CINCINNATI -- A recent study by the University of Cincinnati may lead to better ways to get around for the visually impaired.
Research participants experimented with a tool called the Enactive Torch to navigate narrow passages and doorways. The device uses infrared sensors to detect objects and emit vibrations to a wristband, allowing the participant to better judge their own movements.
University of Cincinnati graduate student Luis Favela conducted the study using 27 participants. Each had to first navigate a passage and doorway using their normal vision, then blindfolded using a cane and blindfolded using the Enactive Torch. Favela presented his research at the American Psychological Association's (APA) annual convention earlier this month in Washington, D.C.
The Centers for Disease Control and Prevention (CDC) predicts that more than 6 million Americans age 40 and older will be affected by blindness or low vision by 2030 due to aging, diabetes and other chronic diseases. The CDC also sites vision loss among the top 10 leading causes for disability in the U.S. and vision impairment as a prevalent disability in children.
To shed a bit more light on the Enactive Torch and growing options for the visually impaired, Favela answered our questions.
1. How does this work?
Tom Froese and Adam Spiers developed the Enactive Torch in 2007. It’s a handheld device that measures distance using two infrared range finders. The information is then relayed to the user via a vibrating motor that can be strapped to their wrist. If an object is near, then the vibration will be more intense; if the object is far, then the vibration will be less intense.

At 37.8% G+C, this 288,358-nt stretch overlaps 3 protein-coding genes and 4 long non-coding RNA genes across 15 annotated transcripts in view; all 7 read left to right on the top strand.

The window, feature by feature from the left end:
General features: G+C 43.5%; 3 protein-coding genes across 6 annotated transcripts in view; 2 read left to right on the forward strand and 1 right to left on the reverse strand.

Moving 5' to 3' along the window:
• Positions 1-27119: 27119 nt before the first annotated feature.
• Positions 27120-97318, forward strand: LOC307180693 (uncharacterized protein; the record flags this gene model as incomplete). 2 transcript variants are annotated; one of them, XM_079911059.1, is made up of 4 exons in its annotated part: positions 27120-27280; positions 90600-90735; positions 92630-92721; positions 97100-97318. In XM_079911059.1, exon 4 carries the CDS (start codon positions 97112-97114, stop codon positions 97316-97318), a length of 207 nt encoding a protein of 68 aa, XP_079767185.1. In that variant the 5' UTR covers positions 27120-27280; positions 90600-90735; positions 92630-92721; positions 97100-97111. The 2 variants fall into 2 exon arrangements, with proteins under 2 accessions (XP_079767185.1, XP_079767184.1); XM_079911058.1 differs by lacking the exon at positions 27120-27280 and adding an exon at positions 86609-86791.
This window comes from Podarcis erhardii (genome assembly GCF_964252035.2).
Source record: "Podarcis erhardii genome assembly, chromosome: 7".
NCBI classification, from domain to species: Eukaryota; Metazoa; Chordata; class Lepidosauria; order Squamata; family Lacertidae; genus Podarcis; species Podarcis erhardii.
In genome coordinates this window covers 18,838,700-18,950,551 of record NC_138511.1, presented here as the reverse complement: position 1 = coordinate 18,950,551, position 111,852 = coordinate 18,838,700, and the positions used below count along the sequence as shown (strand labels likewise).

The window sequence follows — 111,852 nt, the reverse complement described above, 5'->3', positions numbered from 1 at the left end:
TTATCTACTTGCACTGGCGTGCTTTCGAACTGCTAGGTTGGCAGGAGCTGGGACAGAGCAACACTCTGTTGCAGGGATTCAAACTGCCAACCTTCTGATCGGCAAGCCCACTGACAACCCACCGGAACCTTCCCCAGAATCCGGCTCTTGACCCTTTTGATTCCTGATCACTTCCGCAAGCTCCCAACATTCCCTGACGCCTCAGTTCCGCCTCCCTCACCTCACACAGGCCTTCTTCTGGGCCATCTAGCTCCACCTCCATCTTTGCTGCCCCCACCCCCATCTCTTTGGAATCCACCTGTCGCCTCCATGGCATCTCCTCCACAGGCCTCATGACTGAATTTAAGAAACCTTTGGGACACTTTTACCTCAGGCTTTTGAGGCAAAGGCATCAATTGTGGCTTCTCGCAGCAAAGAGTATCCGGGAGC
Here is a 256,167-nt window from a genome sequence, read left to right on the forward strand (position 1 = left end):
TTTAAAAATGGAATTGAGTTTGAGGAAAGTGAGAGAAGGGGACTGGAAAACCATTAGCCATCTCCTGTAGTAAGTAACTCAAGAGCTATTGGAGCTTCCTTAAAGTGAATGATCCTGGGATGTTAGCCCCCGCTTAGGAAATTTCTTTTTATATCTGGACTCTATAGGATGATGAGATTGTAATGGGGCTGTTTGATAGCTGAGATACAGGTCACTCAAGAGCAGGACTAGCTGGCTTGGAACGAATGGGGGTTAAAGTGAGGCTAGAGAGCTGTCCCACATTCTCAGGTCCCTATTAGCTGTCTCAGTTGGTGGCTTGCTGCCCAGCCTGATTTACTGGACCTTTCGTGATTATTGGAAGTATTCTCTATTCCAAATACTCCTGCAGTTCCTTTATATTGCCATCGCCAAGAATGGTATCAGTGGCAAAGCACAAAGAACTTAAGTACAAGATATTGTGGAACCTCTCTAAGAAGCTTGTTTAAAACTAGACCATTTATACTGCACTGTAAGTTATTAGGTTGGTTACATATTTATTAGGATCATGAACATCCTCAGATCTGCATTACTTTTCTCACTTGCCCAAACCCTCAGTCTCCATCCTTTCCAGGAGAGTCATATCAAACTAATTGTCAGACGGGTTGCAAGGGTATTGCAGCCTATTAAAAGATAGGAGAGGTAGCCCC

2. What were you trying to find out?
We wanted to compare the accuracy of vision and sensory substitution devices, such as canes and the Enactive Torch, to make judgments about actions many of us carry out on a daily basis, judging if we can fit through openings such as doorways or passing between people on a crowded street.
3. What were the results?
There were some very surprising results. People are able to make judgments about what actions they can carry out with a cane and the Enactive Torch that are just as useful as the judgments made with vision. We assumed that people would make much better judgments based on vision, a sense that they use on a daily basis.
4. Why use the Enactive Torch?
There's an emotional stigma that people who are visually impaired experience, particularly children. When you're a kid in elementary school, you want to blend in and be part of the group. It's hard to do that when you're carrying this big, white cane.
5. What's next?
We’re interested in how participants’ confidence compares to how accurate they actually are, so how participants perform with the Enactive Torch on different tasks such as going up stairs or stepping over a gap in the ground and we're interested in the degree to which the Enactive Torch becomes “part of” the participants’ bodies.
6. Do you see more advanced models in the future?
I've been in contact with the original developers, and we've discussed more advanced versions, such as making it smaller and making it more sensitive.
7. Why is this important?
Visual impairment is on the rise in the U.S., especially in the elderly, veteran, and diabetic populations. The research can be sources of hope for these populations in the form of advancing technologies that can help people retain their independence to navigate the world around them.